Participation in SNAP varies across States, reflecting differences in need and program policies

Participation in SNAP varies across States, reflecting differences in need and program policies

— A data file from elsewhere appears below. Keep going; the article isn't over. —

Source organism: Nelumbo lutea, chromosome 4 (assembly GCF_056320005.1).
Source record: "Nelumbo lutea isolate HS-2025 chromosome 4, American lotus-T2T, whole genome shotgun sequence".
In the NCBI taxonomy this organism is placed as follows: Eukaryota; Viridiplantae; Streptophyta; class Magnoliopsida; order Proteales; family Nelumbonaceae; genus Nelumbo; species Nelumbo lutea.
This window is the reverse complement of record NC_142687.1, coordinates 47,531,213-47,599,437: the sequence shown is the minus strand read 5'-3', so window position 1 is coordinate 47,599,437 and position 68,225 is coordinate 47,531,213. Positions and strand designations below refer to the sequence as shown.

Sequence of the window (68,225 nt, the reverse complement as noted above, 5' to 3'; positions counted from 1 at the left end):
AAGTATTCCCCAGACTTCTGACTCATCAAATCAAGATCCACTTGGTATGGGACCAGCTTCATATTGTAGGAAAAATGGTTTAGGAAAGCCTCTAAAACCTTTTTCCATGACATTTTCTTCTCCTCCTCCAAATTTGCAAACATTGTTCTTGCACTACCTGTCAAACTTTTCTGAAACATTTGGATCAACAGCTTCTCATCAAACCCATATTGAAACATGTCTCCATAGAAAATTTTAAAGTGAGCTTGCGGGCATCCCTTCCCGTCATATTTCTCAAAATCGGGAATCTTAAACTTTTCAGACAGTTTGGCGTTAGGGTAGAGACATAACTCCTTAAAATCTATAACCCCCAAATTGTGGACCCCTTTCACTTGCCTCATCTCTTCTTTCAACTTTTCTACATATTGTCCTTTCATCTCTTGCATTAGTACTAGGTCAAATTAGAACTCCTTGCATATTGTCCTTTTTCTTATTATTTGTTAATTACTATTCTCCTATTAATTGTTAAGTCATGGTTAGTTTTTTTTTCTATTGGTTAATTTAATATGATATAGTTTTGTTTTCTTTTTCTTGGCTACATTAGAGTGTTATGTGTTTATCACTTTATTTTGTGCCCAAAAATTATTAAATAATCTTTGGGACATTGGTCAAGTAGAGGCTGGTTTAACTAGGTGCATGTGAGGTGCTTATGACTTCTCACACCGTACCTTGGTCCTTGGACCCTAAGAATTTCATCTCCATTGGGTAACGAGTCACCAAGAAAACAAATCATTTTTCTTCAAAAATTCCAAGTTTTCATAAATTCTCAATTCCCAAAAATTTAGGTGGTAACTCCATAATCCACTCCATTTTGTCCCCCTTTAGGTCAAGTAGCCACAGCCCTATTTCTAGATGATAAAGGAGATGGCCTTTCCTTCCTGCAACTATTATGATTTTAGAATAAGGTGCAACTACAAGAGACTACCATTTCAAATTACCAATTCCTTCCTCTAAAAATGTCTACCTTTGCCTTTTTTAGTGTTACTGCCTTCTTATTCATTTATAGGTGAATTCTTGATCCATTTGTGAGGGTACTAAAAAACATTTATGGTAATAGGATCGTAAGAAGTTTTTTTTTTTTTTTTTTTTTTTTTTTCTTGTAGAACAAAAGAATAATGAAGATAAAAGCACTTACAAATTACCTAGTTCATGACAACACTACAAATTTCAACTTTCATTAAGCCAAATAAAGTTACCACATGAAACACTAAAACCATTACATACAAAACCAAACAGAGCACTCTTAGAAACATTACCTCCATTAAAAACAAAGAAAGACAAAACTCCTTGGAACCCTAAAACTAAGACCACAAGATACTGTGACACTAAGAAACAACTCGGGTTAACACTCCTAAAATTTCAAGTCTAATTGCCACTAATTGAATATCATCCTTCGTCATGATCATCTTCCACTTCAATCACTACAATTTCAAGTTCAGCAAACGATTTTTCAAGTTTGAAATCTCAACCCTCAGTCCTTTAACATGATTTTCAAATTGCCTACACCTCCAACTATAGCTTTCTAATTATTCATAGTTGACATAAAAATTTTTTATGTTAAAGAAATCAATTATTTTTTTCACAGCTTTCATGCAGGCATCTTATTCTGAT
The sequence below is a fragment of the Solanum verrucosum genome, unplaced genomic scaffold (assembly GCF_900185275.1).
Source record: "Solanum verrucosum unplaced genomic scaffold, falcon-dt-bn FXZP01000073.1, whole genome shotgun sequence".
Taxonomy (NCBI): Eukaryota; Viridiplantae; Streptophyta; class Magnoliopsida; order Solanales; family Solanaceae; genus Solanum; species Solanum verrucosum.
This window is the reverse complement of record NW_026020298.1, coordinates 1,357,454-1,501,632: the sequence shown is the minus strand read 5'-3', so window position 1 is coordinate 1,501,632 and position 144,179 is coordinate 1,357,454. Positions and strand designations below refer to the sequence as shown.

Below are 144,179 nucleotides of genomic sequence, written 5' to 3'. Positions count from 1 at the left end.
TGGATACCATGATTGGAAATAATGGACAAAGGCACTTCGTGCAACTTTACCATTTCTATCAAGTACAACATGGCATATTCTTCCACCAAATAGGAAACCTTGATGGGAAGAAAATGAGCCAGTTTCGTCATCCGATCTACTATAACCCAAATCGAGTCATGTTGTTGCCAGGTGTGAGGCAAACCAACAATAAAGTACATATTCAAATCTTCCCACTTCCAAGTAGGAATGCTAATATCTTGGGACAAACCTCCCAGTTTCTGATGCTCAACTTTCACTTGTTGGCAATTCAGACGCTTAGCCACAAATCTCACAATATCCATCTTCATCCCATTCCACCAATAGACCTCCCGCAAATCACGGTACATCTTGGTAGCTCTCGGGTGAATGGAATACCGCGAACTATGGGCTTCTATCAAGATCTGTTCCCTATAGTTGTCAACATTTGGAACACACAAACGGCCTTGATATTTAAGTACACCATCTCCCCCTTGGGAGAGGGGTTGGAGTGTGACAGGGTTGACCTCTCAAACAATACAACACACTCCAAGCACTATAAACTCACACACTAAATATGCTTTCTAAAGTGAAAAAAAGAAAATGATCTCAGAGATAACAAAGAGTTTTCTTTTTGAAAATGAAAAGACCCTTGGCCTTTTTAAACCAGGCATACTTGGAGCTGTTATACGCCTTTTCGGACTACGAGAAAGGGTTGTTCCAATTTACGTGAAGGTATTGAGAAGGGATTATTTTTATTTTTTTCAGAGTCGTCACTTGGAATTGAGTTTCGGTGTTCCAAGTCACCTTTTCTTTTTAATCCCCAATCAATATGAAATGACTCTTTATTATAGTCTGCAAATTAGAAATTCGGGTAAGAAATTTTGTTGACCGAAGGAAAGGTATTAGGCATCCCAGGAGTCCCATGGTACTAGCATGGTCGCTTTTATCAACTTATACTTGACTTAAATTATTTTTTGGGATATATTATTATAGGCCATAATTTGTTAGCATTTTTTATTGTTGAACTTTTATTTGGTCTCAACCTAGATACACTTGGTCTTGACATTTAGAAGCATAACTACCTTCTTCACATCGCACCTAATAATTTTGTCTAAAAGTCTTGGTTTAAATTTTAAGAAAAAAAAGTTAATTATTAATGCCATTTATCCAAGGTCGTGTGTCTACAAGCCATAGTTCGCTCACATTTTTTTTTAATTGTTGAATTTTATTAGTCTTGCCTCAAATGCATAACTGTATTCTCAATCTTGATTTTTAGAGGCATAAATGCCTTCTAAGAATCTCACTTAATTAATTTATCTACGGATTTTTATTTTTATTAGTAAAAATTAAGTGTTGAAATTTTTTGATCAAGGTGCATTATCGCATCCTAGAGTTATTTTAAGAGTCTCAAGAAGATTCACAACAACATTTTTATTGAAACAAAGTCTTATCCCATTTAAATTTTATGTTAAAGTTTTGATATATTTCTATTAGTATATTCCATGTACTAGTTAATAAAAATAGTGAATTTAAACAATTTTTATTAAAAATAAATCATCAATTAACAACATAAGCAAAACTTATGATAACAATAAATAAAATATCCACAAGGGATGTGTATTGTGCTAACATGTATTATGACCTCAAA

The Supplemental Nutrition Assistance Program (SNAP) is the cornerstone of USDA's nutrition assistance programs. The program served an average of 47.6 million people per month in fiscal 2013, or about 15 percent of Americans. The percent of the population receiving SNAP benefits to purchase food varies across States, reflecting differences in need and in program policies. The percent of the State population receiving SNAP ranged from a low of 6.5 in Wyoming to a high of 22.4 in Mississippi and the District of Columbia. The Southeast stands out as a region where all States have a high percent of residents receiving SNAP benefits, with participation rates of 17.3 to 22.4 percent. Between 2012 and 2013, 16 States saw a decrease in the percent of residents receiving SNAP benefits, while 34 States and the District of Columbia saw an increase. Most increases were small, with only 6 States showing more than a 5-percent increase in their State SNAP participation rate. This chart appears in the ERS data product, Ag and Food Statistics: Charting the Essentials, updated February 11, 2014.


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